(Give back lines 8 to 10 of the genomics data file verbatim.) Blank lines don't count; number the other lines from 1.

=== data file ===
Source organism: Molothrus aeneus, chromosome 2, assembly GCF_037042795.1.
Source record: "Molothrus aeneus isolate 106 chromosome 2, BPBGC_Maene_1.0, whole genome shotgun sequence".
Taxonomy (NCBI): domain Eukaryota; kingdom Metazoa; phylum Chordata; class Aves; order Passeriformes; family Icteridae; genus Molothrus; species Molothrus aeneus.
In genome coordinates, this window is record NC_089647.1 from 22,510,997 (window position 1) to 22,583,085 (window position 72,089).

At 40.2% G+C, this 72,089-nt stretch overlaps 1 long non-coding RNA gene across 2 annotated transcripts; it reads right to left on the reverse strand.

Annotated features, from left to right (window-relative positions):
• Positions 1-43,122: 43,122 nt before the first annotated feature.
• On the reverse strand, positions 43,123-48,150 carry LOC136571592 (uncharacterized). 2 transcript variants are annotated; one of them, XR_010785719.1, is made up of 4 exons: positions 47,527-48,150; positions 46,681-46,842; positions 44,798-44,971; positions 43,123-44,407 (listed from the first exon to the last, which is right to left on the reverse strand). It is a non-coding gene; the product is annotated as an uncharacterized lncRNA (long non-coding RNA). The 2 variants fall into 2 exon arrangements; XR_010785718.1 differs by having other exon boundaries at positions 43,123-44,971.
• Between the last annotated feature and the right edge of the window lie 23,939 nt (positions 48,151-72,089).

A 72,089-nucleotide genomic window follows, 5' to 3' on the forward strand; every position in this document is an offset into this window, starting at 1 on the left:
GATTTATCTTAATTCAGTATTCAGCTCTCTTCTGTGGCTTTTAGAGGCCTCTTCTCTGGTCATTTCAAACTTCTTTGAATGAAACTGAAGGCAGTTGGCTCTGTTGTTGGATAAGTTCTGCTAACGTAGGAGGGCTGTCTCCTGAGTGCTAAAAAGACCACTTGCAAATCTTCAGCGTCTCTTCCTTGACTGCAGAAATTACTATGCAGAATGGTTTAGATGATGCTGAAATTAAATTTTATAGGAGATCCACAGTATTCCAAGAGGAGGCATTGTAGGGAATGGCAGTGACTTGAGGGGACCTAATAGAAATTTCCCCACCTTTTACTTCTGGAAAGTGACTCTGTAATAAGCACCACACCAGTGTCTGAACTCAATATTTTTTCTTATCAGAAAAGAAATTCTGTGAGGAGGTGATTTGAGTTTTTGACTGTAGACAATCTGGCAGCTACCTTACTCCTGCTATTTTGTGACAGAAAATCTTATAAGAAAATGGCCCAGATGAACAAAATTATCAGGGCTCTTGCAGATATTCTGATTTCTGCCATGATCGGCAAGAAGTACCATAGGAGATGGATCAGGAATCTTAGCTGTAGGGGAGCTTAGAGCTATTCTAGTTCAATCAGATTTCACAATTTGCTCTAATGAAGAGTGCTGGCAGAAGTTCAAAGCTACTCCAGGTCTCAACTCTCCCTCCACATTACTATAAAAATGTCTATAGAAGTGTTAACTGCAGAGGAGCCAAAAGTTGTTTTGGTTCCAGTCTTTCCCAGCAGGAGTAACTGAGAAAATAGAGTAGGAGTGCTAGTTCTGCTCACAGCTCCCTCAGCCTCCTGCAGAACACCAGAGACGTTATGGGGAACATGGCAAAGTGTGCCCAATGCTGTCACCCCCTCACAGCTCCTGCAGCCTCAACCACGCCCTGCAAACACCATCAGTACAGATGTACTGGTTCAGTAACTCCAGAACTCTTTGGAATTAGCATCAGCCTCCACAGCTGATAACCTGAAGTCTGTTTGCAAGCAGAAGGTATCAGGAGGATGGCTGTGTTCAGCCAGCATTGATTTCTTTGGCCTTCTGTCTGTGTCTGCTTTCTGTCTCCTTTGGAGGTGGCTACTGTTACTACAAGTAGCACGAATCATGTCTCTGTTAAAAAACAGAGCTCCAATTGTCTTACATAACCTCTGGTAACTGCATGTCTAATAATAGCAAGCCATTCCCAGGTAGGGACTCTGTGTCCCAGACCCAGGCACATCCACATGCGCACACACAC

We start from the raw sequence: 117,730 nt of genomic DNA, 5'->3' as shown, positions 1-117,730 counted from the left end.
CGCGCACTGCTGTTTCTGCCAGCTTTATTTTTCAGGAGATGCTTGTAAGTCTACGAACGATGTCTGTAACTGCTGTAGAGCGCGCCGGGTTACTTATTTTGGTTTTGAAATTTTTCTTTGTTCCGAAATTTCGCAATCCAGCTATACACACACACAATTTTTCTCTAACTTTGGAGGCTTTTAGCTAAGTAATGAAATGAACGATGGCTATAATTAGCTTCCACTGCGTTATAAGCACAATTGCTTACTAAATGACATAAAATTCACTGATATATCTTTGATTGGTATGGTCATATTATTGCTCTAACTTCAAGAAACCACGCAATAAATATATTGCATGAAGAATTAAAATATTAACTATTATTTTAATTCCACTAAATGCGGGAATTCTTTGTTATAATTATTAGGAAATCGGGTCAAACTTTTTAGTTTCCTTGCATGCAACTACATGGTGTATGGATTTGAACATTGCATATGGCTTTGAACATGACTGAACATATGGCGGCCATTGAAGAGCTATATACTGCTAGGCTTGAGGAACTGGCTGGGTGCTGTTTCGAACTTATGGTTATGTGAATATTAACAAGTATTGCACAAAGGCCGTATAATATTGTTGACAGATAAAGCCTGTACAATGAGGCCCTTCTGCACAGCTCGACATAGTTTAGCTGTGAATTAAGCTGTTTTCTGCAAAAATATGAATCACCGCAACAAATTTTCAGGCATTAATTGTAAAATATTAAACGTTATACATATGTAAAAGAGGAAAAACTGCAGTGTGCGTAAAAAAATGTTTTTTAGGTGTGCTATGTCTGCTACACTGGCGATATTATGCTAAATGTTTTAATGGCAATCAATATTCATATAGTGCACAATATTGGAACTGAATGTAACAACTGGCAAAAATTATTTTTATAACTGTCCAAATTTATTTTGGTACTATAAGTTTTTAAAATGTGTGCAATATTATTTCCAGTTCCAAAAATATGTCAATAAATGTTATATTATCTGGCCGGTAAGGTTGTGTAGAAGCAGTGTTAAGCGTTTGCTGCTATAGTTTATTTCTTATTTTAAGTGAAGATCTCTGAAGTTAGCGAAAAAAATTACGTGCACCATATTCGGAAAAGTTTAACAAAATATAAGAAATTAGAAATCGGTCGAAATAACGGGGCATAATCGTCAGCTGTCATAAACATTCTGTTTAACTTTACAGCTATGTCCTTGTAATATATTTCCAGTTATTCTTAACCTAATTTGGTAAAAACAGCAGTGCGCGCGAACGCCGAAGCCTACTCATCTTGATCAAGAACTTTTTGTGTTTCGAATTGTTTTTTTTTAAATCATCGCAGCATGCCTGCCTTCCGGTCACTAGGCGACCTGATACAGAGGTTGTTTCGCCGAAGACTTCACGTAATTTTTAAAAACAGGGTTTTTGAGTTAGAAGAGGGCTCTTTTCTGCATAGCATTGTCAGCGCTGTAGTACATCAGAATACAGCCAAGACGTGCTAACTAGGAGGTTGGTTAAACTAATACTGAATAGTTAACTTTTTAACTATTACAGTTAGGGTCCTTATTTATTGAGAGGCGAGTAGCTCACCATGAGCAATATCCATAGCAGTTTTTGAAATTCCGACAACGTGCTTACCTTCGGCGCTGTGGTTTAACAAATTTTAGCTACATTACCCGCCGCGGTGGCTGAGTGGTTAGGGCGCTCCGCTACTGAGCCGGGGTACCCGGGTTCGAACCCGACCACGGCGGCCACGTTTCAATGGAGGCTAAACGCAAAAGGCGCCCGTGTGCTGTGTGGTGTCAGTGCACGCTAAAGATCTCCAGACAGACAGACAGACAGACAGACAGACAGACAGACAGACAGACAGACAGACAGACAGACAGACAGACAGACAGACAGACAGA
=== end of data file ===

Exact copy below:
• On the reverse strand, positions 43,123-48,150 carry LOC136571592 (uncharacterized). 2 transcript variants are annotated; one of them, XR_010785719.1, is made up of 4 exons: positions 47,527-48,150; positions 46,681-46,842; positions 44,798-44,971; positions 43,123-44,407 (listed from the first exon to the last, which is right to left on the reverse strand). It is a non-coding gene; the product is annotated as an uncharacterized lncRNA (long non-coding RNA). The 2 variants fall into 2 exon arrangements; XR_010785718.1 differs by having other exon boundaries at positions 43,123-44,971.
• Between the last annotated feature and the right edge of the window lie 23,939 nt (positions 48,151-72,089).

A 72,089-nucleotide genomic window follows, 5' to 3' on the forward strand; every position in this document is an offset into this window, starting at 1 on the left: